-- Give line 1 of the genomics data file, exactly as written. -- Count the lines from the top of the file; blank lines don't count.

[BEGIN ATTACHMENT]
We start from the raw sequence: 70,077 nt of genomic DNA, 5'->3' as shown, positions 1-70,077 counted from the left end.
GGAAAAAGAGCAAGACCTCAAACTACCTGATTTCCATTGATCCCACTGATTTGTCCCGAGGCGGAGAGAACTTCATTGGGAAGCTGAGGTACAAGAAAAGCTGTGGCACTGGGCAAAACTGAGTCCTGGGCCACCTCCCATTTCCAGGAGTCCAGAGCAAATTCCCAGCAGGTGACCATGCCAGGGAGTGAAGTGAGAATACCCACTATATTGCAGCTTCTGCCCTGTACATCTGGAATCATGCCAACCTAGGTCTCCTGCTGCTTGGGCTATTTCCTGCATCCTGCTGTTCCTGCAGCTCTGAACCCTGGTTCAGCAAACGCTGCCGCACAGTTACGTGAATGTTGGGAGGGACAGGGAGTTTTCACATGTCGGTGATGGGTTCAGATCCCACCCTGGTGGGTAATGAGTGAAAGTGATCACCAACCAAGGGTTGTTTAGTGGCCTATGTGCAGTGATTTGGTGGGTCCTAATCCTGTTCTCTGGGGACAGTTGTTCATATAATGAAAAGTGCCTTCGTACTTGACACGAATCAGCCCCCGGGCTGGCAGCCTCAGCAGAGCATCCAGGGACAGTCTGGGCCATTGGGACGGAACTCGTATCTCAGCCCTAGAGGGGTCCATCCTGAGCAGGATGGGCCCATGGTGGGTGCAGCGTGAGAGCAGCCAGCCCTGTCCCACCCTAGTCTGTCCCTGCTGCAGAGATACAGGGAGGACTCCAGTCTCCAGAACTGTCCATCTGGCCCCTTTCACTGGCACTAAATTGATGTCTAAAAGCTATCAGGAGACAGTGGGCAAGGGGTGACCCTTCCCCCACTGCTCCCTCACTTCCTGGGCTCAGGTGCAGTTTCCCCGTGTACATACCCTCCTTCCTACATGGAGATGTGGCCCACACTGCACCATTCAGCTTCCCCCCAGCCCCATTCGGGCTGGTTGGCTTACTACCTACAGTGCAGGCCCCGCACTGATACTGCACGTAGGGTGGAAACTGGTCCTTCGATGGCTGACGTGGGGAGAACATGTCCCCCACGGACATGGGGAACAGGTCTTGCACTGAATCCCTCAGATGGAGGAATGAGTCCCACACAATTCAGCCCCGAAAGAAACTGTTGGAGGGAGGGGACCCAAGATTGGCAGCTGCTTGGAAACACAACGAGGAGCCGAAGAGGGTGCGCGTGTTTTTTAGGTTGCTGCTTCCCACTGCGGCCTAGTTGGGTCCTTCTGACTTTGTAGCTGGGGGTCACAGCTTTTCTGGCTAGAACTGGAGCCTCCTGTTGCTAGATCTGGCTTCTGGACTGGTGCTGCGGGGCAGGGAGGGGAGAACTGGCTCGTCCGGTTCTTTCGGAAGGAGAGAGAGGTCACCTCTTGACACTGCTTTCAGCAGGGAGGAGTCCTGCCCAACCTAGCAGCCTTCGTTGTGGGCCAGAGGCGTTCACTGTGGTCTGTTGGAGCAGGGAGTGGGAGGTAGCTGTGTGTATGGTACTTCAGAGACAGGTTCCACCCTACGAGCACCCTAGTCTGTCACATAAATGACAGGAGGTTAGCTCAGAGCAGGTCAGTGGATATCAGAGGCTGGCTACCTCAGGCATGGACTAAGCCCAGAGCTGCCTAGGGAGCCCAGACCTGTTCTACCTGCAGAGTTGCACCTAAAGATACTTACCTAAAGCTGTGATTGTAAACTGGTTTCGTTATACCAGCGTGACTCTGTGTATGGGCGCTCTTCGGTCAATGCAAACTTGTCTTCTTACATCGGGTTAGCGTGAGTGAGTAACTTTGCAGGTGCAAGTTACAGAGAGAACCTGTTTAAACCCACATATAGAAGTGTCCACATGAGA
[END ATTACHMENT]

We start from the raw sequence: 70,077 nt of genomic DNA, 5'->3' as shown, positions 1-70,077 counted from the left end.